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Leon, the top hit man in New York, has earned a rep as an effective "cleaner". But when his next-door neighbors are wiped out by a loose-cannon DEA agent, he becomes the unwilling custodian of 12-year-old Mathilda. Before long, Mathilda's thoughts turn to revenge, and she considers following in Leon's footsteps.
One of the only action films you'll find on my top ten list of best films ever is the 1994 thriller, "The Professional", most commonly referred to as "Leon", which was its French title. The film was directed by the great filmmaker Luc Besson and took the whole hitman genre and turned it on its head. I remember sitting in the theatre and watching this film when it was first released and being blown away by everything it offered. It truly is one of those film experiences you carry with you, because it is so well done and so passionate.
The film stars Jean Reno as Leon, a professional hitman who lives in a small apartment and has no friends, other than the small plant he waters and takes care of like a child. Living next door to him is a poor family, whose daughter Mathilda (Natalie Portman) is the subject of constant abuse and neglect. When her family is killed by a group of dirty cops, led by Stansfield (Gary Oldman), Leon takes her in and starts helping her plot her revenge against the men who killed her family. Leon takes a liking to the girl and starts showing her tricks of his trade, including a scene on a rooftop where he explains how to take targets out from long distances. When Stansfield starts figuring things out, he turns his attentions to Leon, which leads to the film's ultimate showdown.
This film is lightning in a bottle. From the opening sequence, you know you're watching something special. These are richly drawn characters who come alive on screen, who offer more than cliche and stereotype. Leon is a very complex character who just so happens to be a hitman. He is a nice guy and a compassionate, caring person, who is really not anything like the career he has chosen. Just look at the care and detail he pays to his plant, which really does become a character in the film. The relationship between Mathilda and Leon is beautiful and touching, and the ending of the film really does tug at your heart strings, even though a film like this, directed by a lesser filmmaker, could have come across as laughable.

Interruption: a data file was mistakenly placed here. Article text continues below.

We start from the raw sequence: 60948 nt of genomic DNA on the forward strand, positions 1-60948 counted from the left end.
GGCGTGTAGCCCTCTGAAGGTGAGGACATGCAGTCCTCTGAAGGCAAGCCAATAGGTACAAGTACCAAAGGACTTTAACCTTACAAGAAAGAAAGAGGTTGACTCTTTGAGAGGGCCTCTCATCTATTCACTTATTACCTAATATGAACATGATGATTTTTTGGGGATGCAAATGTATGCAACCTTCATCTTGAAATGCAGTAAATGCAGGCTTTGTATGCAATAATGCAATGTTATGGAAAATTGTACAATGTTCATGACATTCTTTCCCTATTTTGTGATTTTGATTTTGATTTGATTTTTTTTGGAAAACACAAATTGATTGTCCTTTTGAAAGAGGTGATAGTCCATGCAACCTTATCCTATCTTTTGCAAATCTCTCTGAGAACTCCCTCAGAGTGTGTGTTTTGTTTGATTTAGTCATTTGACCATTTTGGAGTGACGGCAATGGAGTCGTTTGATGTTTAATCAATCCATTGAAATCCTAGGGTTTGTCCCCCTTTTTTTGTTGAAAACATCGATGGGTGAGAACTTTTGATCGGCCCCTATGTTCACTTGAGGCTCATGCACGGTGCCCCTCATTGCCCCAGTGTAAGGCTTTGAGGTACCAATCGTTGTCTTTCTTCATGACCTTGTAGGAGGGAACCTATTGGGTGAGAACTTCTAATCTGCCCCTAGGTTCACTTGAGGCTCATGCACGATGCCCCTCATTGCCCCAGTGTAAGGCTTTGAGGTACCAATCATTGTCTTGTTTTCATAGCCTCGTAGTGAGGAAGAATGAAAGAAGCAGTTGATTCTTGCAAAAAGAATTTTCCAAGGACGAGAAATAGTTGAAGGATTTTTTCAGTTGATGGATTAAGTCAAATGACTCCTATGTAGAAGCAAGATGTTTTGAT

One of the most underrated and underused actors around, Jean Reno is brilliant here as Leon, and he brings such depth and humor to the character that could have been so one dimensional in someone else's hands. In her first major film role, Natalie Portman shows her acting chops that she would go on to perfect in films like "Closer". The chemistry between Reno and Portman is the driving heart of the film. But, the real standout performance here comes from Gary Oldman, who turns Stansfield into a demon in Kenneth Cole shoes. Oldman takes the dialogue here and chews it and spits it out with such force and emotion. He uses words like weapons, and then turns around and twists them around like an opera. It's one of the truly great acting performances ever.
Most people have seen this film, and if not, they should immediately. It's the total package. It doesn't leave a single area untouched and it stays with you, in many ways. When a filmmaker can deliver such popcorn adrenaline and still find such heart and warmth in the story, you know that filmmaker is special. Luc Besson doesn't make many films these days, but if he made another couple like "The Professional", he'd probably be regarded as one of the greatest filmmakers of recent memory. "The Professional" is one of the best films ever put to print, and I thoroughly recommend it to anyone who loves cinema.
- added 08/15/2007, 09:37 PM
This is, without a doubt in my mind, one of the
greatest action films ever made. No cheap thrills,
no irritatingly cliched moments, all the acting is
spot-on, and the plot is nothing shy of genius. If
you don't like this movie, then I don't know what
to do with you. I'd say avoid film altogether.
- added 11/10/2009, 05:28 PM
I LOVE THIS MOVIE. I agree about Reno, excellent
under used actor. There's actually two versions of
this flick, and they are completely different in
their storytelling. Both are amazing. The
Director's Cut really pushes the envelope on
Portman and Reno's relationship.
- added 06/01/2010, 02:44 PM
I think Ginose said it best. 10/10